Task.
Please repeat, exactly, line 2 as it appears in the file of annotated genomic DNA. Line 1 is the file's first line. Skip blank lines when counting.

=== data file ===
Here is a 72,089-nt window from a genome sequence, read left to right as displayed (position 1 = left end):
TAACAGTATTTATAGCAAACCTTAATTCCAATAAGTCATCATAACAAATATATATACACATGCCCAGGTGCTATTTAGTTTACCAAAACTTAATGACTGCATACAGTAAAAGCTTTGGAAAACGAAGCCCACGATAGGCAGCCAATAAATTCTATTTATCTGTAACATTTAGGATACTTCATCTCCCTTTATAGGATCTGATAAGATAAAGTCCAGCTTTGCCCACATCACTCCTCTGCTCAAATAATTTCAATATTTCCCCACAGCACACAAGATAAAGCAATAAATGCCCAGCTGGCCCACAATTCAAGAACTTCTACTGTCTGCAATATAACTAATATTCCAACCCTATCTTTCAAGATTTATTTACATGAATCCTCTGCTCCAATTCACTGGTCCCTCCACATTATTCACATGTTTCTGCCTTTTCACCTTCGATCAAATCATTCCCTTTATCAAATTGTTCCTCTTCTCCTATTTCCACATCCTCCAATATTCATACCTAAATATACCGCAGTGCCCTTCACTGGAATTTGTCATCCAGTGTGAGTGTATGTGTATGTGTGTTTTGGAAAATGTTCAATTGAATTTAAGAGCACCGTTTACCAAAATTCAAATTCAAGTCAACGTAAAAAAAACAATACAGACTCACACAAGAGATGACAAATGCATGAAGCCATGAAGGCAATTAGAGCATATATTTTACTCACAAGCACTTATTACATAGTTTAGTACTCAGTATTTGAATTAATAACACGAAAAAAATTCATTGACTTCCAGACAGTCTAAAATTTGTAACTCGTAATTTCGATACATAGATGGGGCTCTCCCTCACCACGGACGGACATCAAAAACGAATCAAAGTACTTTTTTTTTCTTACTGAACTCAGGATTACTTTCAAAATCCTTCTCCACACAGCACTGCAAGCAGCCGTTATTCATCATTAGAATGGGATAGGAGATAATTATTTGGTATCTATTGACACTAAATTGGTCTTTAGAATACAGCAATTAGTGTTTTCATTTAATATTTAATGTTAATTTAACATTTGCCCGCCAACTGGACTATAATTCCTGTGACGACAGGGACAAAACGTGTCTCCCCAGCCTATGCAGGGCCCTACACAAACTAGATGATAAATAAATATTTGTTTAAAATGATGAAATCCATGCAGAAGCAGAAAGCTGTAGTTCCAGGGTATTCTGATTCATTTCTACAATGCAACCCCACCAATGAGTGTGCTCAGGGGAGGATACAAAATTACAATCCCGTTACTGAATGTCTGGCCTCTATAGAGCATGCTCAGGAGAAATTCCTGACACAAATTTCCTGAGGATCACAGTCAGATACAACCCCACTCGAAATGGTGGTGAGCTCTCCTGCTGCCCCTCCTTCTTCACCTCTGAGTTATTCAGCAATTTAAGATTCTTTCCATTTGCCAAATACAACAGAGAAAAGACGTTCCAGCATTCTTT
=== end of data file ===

TAACAGTATTTATAGCAAACCTTAATTCCAATAAGTCATCATAACAAATATATATACACATGCCCAGGTGCTATTTAGTTTACCAAAACTTAATGACTGCATACAGTAAAAGCTTTGGAAAACGAAGCCCACGATAGGCAGCCAATAAATTCTATTTATCTGTAACATTTAGGATACTTCATCTCCCTTTATAGGATCTGATAAGATAAAGTCCAGCTTTGCCCACATCACTCCTCTGCTCAAATAATTTCAATATTTCCCCACAGCACACAAGATAAAGCAATAAATGCCCAGCTGGCCCACAATTCAAGAACTTCTACTGTCTGCAATATAACTAATATTCCAACCCTATCTTTCAAGATTTATTTACATGAATCCTCTGCTCCAATTCACTGGTCCCTCCACATTATTCACATGTTTCTGCCTTTTCACCTTCGATCAAATCATTCCCTTTATCAAATTGTTCCTCTTCTCCTATTTCCACATCCTCCAATATTCATACCTAAATATACCGCAGTGCCCTTCACTGGAATTTGTCATCCAGTGTGAGTGTATGTGTATGTGTGTTTTGGAAAATGTTCAATTGAATTTAAGAGCACCGTTTACCAAAATTCAAATTCAAGTCAACGTAAAAAAAACAATACAGACTCACACAAGAGATGACAAATGCATGAAGCCATGAAGGCAATTAGAGCATATATTTTACTCACAAGCACTTATTACATAGTTTAGTACTCAGTATTTGAATTAATAACACGAAAAAAATTCATTGACTTCCAGACAGTCTAAAATTTGTAACTCGTAATTTCGATACATAGATGGGGCTCTCCCTCACCACGGACGGACATCAAAAACGAATCAAAGTACTTTTTTTTTCTTACTGAACTCAGGATTACTTTCAAAATCCTTCTCCACACAGCACTGCAAGCAGCCGTTATTCATCATTAGAATGGGATAGGAGATAATTATTTGGTATCTATTGACACTAAATTGGTCTTTAGAATACAGCAATTAGTGTTTTCATTTAATATTTAATGTTAATTTAACATTTGCCCGCCAACTGGACTATAATTCCTGTGACGACAGGGACAAAACGTGTCTCCCCAGCCTATGCAGGGCCCTACACAAACTAGATGATAAATAAATATTTGTTTAAAATGATGAAATCCATGCAGAAGCAGAAAGCTGTAGTTCCAGGGTATTCTGATTCATTTCTACAATGCAACCCCACCAATGAGTGTGCTCAGGGGAGGATACAAAATTACAATCCCGTTACTGAATGTCTGGCCTCTATAGAGCATGCTCAGGAGAAATTCCTGACACAAATTTCCTGAGGATCACAGTCAGATACAACCCCACTCGAAATGGTGGTGAGCTCTCCTGCTGCCCCTCCTTCTTCACCTCTGAGTTATTCAGCAATTTAAGATTCTTTCCATTTGCCAAATACAACAGAGAAAAGACGTTCCAGCATTCTTT